As Jagr pointed out, the CBA stipulates that players 35 and over have their full contracts count against the salary cap even if the player retires midway through or gets hit by a bus.

"So it was too tough for any team to sign me to a three-year contract," said Jagr. "But I didn't want to do a one-year deal because I didn't want to go through the same thing again next summer. Because I really didn't enjoy this."


http://www.nhl.com/nhl/app/?service=...ticleid=367813

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07-05-2008, 11:12 AM
  #66
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Medical and equipment staffs are lacking.
Uhh? Where's this coming from?

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07-05-2008, 11:41 AM
  #67
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Uhh? Where's this coming from?
Uhh? I made it up!

No, Dave Kings book talks a lot about it the medical staff being behind the NHL. Some appear to be old-school Soviet guys that were not very forthcoming about how they were dealing with the players. It's not all of them, but some of them.

I talked to Kasparaitis about it this summer. The team issued bag from SKA St Petersburg was a wheeled bag (basically a hockey bag with luggage wheels). I ribbed him about it a little and asked why he had one.

He told me SKA gave them to him because the players are the ones carrying them through customs, sometimes into the locker room. This is a bit of a change for guys who haven't carried their bags since they were 15.

While this may not be the nor, I can't see it happening with even one NHL team.

It's not so much the staff being at a lower skill level, but the players are not pampered as much here.

The travel can also be an absolute nightmare.

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07-05-2008, 11:43 AM
  #68
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Originally Posted by The Habitant View Post
They didn't sign Naslun *instead* of Jagr. Naslun signed for only $4 million. Jagr was worth far more, but the Rags couln't pay him what he was worth under the cap system. Therefore, he's out of the NHL.
Your original point was being able to extend over the salary cap in order to sign your own players. Thats fine. I can live with that. The problem with this particular example is that the Rangers didn't need to extend the cap to retain their own player.

It was $6.5m to Ottawa's player and $4m to Vancouver's player that made Jagr expendable.

The Penguins have an argument as they might have wanted to extend the salary cap to keep their players, Malone, Hall, Ruutu, and Hossa.

Until you confront the $10.5m annual expenditures on Redden and Naslund your argument is pretty much dead in the water.

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07-05-2008, 11:43 AM
  #69
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Originally Posted by Avy View Post
And this is why every normal soccer league has promotion and relegation system. No more juice draft picks for suckers only wonderful American Hockey League.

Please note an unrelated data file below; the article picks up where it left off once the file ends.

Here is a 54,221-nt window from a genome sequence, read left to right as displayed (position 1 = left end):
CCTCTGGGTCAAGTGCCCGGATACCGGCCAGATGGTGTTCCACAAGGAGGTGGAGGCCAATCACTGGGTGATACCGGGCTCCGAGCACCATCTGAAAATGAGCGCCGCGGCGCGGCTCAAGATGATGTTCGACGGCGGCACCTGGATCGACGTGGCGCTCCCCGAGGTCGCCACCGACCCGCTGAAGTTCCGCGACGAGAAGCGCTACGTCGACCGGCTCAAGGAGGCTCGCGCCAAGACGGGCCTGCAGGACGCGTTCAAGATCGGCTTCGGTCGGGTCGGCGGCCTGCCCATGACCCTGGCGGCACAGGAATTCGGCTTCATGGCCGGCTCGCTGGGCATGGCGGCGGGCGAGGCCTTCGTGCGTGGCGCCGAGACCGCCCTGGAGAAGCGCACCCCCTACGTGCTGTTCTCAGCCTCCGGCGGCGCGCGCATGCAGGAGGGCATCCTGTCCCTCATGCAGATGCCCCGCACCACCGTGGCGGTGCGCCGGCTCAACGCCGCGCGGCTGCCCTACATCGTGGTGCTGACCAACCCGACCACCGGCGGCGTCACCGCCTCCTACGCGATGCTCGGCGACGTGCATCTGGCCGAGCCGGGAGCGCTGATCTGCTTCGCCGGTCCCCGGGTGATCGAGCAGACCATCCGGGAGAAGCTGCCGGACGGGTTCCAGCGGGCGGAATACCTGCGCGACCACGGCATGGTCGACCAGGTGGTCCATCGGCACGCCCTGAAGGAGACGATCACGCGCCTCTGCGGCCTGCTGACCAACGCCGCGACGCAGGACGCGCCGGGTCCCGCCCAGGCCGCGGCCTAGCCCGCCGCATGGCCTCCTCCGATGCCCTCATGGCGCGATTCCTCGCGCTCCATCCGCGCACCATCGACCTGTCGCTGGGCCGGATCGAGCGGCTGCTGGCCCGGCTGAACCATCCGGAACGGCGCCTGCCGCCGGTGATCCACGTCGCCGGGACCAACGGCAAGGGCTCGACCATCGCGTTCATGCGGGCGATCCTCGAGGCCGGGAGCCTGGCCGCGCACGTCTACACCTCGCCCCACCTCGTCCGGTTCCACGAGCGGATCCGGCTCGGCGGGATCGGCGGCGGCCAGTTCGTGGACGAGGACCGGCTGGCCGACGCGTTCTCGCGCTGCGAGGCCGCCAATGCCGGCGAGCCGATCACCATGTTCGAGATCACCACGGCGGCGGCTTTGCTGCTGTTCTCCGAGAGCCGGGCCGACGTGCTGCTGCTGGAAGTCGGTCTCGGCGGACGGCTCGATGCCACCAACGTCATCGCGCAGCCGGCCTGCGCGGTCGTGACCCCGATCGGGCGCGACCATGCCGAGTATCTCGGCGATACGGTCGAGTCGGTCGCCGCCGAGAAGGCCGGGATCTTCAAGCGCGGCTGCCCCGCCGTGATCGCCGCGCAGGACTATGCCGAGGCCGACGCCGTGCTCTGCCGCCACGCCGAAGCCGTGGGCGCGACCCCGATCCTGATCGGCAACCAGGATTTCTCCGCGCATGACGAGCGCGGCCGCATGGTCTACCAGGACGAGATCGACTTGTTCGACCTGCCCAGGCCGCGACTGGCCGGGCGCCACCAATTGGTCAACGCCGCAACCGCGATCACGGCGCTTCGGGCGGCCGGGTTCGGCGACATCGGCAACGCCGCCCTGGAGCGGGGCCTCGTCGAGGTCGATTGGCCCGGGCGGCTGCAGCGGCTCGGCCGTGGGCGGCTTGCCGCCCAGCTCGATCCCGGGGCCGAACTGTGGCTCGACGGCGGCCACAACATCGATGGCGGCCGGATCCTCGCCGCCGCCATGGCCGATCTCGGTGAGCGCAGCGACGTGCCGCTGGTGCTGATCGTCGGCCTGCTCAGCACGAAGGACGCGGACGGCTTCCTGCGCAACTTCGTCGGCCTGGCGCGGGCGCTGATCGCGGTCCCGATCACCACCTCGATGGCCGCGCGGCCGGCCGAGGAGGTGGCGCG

It WOULD benefit the game greatly right from the start. Now without the this ****ing communistic salary cup Kovalchuk can play in front of real fanbase with somebody better than Todd White.
Regulation would be amazing, but I cannot see any NHL owner ever agreeing to it.

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07-05-2008, 11:58 AM
  #70
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Sathers offer to Jagr was fair in the 08 market. In Jagrs world he still needs to be the top paid guy in the room. Its not a lack of respect, its old school and pretty simple really. Sather just ran out of Pie to make that happen. Tough call, but in grand scheme of things the Cap is doing its job.

Jagr could have signed in Edmonton, and THAT would have been good for the NHL and the Edmonton Market, the whole of the West really to see JJ play every night. Thats how the cap is supposed to work. Spread the Elites around the league into different markets.

The real ramifications here are what happens now that the Euro league has actually had success at landing a true MARQUEE type player from the NHL.

Jagr is a SUPERSTAR. An Elite amongst Elites in the world of hockey.

Yea he's 36, but he's still plenty fun to watch, dangerous everytime hes on the ice and he's a personality.


I still think they probably need to land a younger Elite just coming into his prime like Ovechkin or Malkin to really make this a battle for talent, but Jagr may be the guy who opens the door....

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07-05-2008, 12:15 PM
  #71
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I personally think they should put the Rangers back on old CBA rules, unlimited cap but can only sign guys over 31. That way they could have an 80M payroll and not make the playoffs every year. These damn new rules have made them actually competative.

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07-05-2008, 12:58 PM
  #72
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Originally Posted by Vakar Lajos View Post
Uhh? I made it up!

No, Dave Kings book talks a lot about it the medical staff being behind the NHL. Some appear to be old-school Soviet guys that were not very forthcoming about how they were dealing with the players. It's not all of them, but some of them.